Test-Corpus and Method

This page provides some details about the test-corpora and metrics used to evaluate our automatic enjambment detection system. To see the results tables directly, visit [this page].


Test corpora

We evaluated the system with two test-corpora, that we manually annotated for enjambment:
  • SonnetEvol corpus: 100 sonnets from different periods, from the 15th, 16th, 17th and 19th centuries. These sonnets come from our large diachronic sonnet corpus. The distribution of sonnets in this test corpus is roughly 70% from the 15th to the 17th century, and 30% from the 19th century (i.e. the manually annotated test corpus does not prioritize the 19th century, unlike the large corpus). 
  • Cantos20th corpus: ca. 1000 lines of 20th century poetry by Antonio Colinas (1983). 
In each of the corpora, we found approx. 275 enjambed line pairs. 

We used a 20th century corpus that shows natural syntax in order to be able to compare with the results on sonnets from earlier periods: the sonnets can show archaic language and often show an elevated register, which are expected to be more difficult for an NLP pipeline to analyze correctly.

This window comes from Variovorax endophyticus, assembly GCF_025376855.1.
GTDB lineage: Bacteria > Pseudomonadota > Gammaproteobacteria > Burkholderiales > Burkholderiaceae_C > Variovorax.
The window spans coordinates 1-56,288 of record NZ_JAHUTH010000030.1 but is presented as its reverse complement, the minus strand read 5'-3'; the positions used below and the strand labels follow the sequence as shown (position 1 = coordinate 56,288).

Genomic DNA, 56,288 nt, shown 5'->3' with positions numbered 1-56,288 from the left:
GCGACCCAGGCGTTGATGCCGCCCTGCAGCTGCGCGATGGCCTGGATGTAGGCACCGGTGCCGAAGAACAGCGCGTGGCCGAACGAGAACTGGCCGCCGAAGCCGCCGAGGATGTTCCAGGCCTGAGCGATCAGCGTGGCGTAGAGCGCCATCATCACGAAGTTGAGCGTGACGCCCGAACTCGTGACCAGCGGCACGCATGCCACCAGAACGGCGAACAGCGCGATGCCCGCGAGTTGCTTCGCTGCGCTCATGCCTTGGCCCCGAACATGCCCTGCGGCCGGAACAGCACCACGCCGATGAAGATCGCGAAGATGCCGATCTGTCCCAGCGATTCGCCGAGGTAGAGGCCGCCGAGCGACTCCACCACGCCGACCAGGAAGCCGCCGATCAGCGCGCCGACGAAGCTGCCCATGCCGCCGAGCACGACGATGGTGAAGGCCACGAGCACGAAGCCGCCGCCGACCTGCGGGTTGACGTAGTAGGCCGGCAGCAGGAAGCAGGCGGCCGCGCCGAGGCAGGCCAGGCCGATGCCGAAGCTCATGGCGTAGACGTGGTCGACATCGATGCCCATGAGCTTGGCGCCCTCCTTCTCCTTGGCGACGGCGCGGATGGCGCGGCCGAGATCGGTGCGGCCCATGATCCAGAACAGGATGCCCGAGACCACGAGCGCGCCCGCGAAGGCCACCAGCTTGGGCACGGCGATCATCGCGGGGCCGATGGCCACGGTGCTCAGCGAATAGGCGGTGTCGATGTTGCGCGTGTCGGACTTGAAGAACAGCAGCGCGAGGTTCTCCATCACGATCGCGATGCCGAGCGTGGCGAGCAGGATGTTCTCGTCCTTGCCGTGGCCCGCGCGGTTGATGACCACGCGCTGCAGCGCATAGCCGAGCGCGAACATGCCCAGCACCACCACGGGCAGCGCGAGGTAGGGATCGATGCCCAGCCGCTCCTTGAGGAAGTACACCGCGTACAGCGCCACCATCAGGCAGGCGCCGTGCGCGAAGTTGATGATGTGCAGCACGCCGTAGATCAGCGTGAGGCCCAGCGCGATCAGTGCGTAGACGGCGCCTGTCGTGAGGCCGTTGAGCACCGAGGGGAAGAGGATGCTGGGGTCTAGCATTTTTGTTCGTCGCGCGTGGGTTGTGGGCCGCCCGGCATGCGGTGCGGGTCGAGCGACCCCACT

As regards interannotator agreement, we have obtained two annotators' input for half of the reference set. Overlap across both annotators' results was high.

Evaluation methods

We performed a typed and untyped enjambement detection evaluation:
  • untyped match (or span-match): an enjambment proposed by the system is considered correct if the manually annotated reference also lists an enjambment for the same pair of lines.
  • typed match (or typed span-match): for an enjambment proposed by the system to be correct, the line-pair must be present in the manually annotated reference, and also the enjambment type proposed by the system must match the one in the reference for that line-pair. 
With respect to the test-corpora, precision, recall and F1 were calculated. See the results tables